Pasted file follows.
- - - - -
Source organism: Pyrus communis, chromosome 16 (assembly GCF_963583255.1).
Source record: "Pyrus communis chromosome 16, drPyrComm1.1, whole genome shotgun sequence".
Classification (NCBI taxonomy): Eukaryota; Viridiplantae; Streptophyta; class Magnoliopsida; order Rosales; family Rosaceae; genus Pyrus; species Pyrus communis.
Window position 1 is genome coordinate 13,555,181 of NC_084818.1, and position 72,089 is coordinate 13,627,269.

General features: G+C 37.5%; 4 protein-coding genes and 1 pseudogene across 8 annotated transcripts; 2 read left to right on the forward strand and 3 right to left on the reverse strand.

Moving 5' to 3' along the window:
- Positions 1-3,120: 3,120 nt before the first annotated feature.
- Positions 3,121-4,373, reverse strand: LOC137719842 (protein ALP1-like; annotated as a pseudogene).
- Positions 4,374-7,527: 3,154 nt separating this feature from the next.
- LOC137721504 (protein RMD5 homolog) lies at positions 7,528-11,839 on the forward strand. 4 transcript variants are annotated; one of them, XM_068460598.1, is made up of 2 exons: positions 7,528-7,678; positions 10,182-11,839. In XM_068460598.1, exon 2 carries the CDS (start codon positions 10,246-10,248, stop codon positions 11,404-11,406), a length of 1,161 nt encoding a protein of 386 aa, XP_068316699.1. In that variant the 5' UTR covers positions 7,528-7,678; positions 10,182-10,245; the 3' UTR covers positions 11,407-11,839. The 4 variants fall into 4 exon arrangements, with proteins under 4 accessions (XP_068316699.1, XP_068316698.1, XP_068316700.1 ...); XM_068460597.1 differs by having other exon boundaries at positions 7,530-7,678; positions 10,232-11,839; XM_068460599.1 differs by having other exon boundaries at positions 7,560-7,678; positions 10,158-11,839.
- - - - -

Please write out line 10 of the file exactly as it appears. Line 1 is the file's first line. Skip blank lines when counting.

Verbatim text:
- LOC137721504 (protein RMD5 homolog) lies at positions 7,528-11,839 on the forward strand. 4 transcript variants are annotated; one of them, XM_068460598.1, is made up of 2 exons: positions 7,528-7,678; positions 10,182-11,839. In XM_068460598.1, exon 2 carries the CDS (start codon positions 10,246-10,248, stop codon positions 11,404-11,406), a length of 1,161 nt encoding a protein of 386 aa, XP_068316699.1. In that variant the 5' UTR covers positions 7,528-7,678; positions 10,182-10,245; the 3' UTR covers positions 11,407-11,839. The 4 variants fall into 4 exon arrangements, with proteins under 4 accessions (XP_068316699.1, XP_068316698.1, XP_068316700.1 ...); XM_068460597.1 differs by having other exon boundaries at positions 7,530-7,678; positions 10,232-11,839; XM_068460599.1 differs by having other exon boundaries at positions 7,560-7,678; positions 10,158-11,839.